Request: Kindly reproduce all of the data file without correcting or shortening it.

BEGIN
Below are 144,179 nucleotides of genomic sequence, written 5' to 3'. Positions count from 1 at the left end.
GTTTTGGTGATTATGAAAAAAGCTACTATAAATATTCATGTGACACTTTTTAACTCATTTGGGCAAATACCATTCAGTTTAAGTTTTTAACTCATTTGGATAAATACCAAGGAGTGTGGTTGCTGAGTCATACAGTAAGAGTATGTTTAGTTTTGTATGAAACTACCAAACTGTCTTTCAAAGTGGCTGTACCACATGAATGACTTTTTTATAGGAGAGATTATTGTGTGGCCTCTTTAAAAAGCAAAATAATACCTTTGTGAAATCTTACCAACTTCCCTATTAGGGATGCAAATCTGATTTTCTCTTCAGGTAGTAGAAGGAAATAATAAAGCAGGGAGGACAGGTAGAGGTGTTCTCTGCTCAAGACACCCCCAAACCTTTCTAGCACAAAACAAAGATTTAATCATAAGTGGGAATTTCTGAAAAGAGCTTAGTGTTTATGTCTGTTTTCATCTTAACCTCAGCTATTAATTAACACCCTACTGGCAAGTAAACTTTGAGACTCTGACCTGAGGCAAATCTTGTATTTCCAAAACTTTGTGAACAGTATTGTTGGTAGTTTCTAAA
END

Below are 144,179 nucleotides of genomic sequence, written 5' to 3'. Positions count from 1 at the left end.
GTTTTGGTGATTATGAAAAAAGCTACTATAAATATTCATGTGACACTTTTTAACTCATTTGGGCAAATACCATTCAGTTTAAGTTTTTAACTCATTTGGATAAATACCAAGGAGTGTGGTTGCTGAGTCATACAGTAAGAGTATGTTTAGTTTTGTATGAAACTACCAAACTGTCTTTCAAAGTGGCTGTACCACATGAATGACTTTTTTATAGGAGAGATTATTGTGTGGCCTCTTTAAAAAGCAAAATAATACCTTTGTGAAATCTTACCAACTTCCCTATTAGGGATGCAAATCTGATTTTCTCTTCAGGTAGTAGAAGGAAATAATAAAGCAGGGAGGACAGGTAGAGGTGTTCTCTGCTCAAGACACCCCCAAACCTTTCTAGCACAAAACAAAGATTTAATCATAAGTGGGAATTTCTGAAAAGAGCTTAGTGTTTATGTCTGTTTTCATCTTAACCTCAGCTATTAATTAACACCCTACTGGCAAGTAAACTTTGAGACTCTGACCTGAGGCAAATCTTGTATTTCCAAAACTTTGTGAACAGTATTGTTGGTAGTTTCTAAA